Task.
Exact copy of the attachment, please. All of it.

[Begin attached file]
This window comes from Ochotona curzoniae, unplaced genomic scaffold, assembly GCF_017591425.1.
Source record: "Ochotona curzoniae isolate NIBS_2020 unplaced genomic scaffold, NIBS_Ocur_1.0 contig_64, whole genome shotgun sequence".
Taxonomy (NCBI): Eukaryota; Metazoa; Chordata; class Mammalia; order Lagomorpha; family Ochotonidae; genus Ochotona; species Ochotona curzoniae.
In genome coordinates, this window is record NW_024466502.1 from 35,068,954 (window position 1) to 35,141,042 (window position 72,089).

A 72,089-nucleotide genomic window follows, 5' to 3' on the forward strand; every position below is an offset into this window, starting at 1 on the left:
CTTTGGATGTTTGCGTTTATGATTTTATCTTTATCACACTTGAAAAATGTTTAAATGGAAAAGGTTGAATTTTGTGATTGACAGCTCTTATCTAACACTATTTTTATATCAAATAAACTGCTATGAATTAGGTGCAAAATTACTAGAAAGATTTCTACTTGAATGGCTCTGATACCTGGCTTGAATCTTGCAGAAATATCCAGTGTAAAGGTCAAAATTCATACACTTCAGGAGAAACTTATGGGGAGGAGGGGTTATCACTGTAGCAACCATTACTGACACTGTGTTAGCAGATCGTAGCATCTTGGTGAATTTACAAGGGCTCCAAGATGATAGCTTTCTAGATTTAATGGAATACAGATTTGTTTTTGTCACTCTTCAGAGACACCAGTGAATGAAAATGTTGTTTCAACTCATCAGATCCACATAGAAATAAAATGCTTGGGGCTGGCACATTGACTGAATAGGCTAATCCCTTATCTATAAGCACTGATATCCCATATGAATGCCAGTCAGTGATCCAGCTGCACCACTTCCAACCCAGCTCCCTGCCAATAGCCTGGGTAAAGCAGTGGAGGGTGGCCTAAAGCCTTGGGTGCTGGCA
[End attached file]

This window comes from Ochotona curzoniae, unplaced genomic scaffold, assembly GCF_017591425.1.
Source record: "Ochotona curzoniae isolate NIBS_2020 unplaced genomic scaffold, NIBS_Ocur_1.0 contig_64, whole genome shotgun sequence".
Taxonomy (NCBI): Eukaryota; Metazoa; Chordata; class Mammalia; order Lagomorpha; family Ochotonidae; genus Ochotona; species Ochotona curzoniae.
In genome coordinates, this window is record NW_024466502.1 from 35,068,954 (window position 1) to 35,141,042 (window position 72,089).

A 72,089-nucleotide genomic window follows, 5' to 3' on the forward strand; every position below is an offset into this window, starting at 1 on the left:
CTTTGGATGTTTGCGTTTATGATTTTATCTTTATCACACTTGAAAAATGTTTAAATGGAAAAGGTTGAATTTTGTGATTGACAGCTCTTATCTAACACTATTTTTATATCAAATAAACTGCTATGAATTAGGTGCAAAATTACTAGAAAGATTTCTACTTGAATGGCTCTGATACCTGGCTTGAATCTTGCAGAAATATCCAGTGTAAAGGTCAAAATTCATACACTTCAGGAGAAACTTATGGGGAGGAGGGGTTATCACTGTAGCAACCATTACTGACACTGTGTTAGCAGATCGTAGCATCTTGGTGAATTTACAAGGGCTCCAAGATGATAGCTTTCTAGATTTAATGGAATACAGATTTGTTTTTGTCACTCTTCAGAGACACCAGTGAATGAAAATGTTGTTTCAACTCATCAGATCCACATAGAAATAAAATGCTTGGGGCTGGCACATTGACTGAATAGGCTAATCCCTTATCTATAAGCACTGATATCCCATATGAATGCCAGTCAGTGATCCAGCTGCACCACTTCCAACCCAGCTCCCTGCCAATAGCCTGGGTAAAGCAGTGGAGGGTGGCCTAAAGCCTTGGGTGCTGGCA